Earthquake Of Magnitude 6.3 Jolts Northeast Of Taiwan

A strong Earthquake of 6.3 magnitude strikes in the northeast of Taiwan. According to the Weather Bureau, strong Earthquake tremors have been felt in the capital Taipei. As per the Weather Bureau, due to the strong tremors of the earthquake, buildings in the capital Taipei were seen shaking for a while.

Magnitude 6.3 Earthquake Felt In Northeast Of Taiwan

In an unfortunate incident, strong Earthquake tremors were felt in the northeast of Taiwan. The intensity of the earthquake was measured at 6.3 magnitudes on the Richter scale on Monday, The United States Geological Survey ( USGS) reported. The quake occurred at 18:51:23 (UTC+05:30) and the depth was registered at 183.5km.

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The German Research Centre for Geosciences (GFZ) said the quake occurred at 18:51:23 (UTC+ 05:30) and the depth was registered at 183.5km. People have come out of their homes due to fear of earthquakes. No information regarding any loss of life or property has been revealed so far.

Earthquakes In Taiwan

According to USGS, the epicentre of the earthquake was found to be at latitude: 26.434°N and longitude: 125.303°E, respectively. No reports of casualties have surfaced yet. The deadliest earthquake occurred in Taiwan on September 21, 1999, Killing thousands of people and causing billions of dollars in damage.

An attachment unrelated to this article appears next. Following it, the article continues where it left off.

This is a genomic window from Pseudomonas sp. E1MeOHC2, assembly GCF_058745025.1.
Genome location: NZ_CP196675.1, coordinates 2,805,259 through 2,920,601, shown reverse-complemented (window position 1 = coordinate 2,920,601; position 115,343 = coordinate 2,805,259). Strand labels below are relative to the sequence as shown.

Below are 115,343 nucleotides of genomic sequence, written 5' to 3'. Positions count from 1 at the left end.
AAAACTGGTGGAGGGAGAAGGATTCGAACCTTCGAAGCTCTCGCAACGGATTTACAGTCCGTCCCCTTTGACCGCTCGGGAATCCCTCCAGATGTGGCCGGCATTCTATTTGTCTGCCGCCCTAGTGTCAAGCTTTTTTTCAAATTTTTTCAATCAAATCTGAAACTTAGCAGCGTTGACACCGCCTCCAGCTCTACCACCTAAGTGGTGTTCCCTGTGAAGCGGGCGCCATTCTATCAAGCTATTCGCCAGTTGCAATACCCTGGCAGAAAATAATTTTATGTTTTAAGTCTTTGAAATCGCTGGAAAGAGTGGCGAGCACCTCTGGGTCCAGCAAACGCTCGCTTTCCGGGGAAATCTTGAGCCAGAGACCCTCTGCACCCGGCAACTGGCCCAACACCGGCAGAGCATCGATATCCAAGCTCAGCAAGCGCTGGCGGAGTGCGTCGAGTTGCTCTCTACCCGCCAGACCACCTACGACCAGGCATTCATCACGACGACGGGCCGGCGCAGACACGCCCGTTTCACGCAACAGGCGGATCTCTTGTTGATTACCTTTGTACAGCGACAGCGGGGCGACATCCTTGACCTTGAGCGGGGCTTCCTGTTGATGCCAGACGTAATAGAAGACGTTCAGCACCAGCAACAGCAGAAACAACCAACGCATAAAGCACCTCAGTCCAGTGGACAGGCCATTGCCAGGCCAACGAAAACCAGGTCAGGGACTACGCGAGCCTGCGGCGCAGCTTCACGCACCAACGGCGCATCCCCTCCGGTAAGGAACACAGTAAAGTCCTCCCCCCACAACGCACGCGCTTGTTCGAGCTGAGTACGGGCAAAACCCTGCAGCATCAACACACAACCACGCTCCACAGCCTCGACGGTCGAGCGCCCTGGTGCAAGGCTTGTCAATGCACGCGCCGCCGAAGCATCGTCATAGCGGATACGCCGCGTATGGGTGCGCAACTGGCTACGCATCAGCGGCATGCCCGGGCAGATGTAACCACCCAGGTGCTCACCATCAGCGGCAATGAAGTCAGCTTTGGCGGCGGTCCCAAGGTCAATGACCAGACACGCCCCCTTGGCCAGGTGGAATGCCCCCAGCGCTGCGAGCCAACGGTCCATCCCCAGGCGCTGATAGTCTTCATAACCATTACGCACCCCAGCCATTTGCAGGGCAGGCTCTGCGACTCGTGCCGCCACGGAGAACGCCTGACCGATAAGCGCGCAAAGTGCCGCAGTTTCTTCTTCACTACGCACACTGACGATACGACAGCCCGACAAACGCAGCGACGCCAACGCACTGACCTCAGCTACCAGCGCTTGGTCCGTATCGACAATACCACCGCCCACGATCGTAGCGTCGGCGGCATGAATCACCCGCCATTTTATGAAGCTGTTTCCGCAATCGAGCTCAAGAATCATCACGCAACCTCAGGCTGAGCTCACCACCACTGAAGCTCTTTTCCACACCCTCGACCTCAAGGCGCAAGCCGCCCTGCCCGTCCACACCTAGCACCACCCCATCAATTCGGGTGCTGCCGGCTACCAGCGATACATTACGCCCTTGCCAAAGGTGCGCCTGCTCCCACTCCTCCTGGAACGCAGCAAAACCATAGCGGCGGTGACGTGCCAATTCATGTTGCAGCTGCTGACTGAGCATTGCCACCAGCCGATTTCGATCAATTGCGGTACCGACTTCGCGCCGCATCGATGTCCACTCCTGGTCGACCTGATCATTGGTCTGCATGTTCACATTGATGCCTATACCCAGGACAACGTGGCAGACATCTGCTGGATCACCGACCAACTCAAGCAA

This earth is mainly made up of four layers, which are called inner core, outer core, mantle and crust. The crust and upper mantle are called the lithosphere. These are 50 km thick layers, which are called tectonic plates. These tectonic plates keep on moving from their place, keep on rotating and keep on sliding. These plates usually move about 4-5mm from their place every year. They can move from their place both horizontally and vertically.

In this sequence, sometimes a plate moves closer to another plate and some moves away. During this, sometimes these plates collide with each other. In such a situation, an earthquake occurs and the earth shakes. These plates are about 30-50 km below the surface.

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